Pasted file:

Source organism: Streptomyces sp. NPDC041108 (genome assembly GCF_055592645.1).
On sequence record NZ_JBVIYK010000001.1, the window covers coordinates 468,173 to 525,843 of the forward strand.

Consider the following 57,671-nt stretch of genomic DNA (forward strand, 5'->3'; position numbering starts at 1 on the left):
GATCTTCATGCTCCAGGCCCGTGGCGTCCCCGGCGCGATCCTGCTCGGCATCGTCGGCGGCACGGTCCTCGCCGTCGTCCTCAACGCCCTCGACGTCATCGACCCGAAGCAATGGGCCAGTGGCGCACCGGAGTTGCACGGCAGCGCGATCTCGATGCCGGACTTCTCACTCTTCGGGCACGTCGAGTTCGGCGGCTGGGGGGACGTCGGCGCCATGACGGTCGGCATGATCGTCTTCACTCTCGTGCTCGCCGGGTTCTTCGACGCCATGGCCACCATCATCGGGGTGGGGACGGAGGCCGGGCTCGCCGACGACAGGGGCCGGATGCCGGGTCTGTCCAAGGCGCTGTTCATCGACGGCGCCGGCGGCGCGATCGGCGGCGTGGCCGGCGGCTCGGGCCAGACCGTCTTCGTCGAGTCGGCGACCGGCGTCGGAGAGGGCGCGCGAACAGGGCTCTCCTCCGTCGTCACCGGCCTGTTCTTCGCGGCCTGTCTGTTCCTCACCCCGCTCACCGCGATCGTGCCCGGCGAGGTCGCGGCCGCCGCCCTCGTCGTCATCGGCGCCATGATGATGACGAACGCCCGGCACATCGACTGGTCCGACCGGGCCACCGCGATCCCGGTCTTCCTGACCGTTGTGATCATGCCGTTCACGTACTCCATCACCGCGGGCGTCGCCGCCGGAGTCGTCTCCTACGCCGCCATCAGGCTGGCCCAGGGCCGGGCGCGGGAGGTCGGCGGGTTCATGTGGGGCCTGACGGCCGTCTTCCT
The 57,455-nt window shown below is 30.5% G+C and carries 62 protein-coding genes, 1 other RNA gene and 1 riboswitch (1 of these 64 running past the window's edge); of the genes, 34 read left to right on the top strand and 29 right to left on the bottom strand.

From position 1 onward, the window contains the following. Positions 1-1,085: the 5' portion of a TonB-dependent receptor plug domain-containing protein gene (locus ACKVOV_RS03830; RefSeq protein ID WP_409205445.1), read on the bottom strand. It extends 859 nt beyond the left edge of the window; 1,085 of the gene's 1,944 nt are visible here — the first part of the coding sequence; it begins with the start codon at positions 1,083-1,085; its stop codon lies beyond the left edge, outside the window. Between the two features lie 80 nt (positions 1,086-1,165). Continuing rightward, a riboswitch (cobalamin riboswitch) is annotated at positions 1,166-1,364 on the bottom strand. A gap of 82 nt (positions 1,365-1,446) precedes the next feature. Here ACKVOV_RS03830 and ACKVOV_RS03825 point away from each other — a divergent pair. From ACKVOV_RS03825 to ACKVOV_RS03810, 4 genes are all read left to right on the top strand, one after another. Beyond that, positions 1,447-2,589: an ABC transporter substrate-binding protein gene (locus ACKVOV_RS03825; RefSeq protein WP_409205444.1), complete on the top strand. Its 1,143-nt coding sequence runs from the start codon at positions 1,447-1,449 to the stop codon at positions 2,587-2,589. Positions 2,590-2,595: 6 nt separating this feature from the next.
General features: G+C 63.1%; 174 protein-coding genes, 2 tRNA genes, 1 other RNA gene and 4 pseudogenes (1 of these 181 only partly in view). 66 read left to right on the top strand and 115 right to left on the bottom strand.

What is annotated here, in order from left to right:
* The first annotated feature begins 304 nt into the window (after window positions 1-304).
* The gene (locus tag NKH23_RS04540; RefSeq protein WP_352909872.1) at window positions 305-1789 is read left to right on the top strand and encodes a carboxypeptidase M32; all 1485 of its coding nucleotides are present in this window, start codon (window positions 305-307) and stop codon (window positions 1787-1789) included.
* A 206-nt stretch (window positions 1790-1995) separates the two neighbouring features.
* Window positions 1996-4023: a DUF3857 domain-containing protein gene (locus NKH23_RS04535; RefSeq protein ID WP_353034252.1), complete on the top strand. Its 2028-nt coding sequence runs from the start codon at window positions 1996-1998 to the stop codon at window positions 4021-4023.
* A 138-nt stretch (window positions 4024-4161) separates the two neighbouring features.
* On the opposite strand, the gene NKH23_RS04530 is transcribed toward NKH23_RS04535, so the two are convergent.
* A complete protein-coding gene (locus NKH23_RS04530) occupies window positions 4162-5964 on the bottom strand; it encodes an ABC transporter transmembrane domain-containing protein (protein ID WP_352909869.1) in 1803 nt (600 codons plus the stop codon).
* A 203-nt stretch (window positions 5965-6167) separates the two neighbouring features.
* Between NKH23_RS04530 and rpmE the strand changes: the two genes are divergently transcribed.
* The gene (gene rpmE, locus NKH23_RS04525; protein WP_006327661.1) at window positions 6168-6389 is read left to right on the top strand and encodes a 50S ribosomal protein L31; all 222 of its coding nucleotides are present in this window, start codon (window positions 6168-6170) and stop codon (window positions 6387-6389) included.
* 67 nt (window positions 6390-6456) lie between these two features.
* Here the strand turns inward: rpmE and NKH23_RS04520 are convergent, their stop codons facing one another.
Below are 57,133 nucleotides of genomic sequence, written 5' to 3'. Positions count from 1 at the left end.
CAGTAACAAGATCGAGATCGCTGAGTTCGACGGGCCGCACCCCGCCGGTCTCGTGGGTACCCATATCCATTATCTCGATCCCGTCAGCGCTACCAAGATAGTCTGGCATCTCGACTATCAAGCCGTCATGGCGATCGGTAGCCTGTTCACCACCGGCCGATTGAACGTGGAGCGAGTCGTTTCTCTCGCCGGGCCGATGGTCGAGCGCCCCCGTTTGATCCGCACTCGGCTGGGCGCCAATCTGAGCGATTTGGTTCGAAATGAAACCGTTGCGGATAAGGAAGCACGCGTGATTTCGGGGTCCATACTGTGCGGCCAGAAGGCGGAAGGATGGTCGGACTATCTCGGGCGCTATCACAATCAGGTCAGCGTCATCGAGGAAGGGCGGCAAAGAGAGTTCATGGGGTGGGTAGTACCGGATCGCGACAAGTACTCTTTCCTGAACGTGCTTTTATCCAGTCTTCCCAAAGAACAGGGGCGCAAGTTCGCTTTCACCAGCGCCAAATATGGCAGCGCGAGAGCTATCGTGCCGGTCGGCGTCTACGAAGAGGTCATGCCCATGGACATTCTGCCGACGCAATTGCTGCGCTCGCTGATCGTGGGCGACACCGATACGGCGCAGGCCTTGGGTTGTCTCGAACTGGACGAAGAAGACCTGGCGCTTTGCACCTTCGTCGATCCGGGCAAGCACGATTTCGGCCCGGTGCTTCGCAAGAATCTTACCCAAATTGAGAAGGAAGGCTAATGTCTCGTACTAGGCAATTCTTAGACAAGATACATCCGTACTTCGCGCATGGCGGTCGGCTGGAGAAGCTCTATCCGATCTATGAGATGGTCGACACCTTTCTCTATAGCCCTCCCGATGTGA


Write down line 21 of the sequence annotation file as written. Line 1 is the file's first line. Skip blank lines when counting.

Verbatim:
Below are 57,133 nucleotides of genomic sequence, written 5' to 3'. Positions count from 1 at the left end.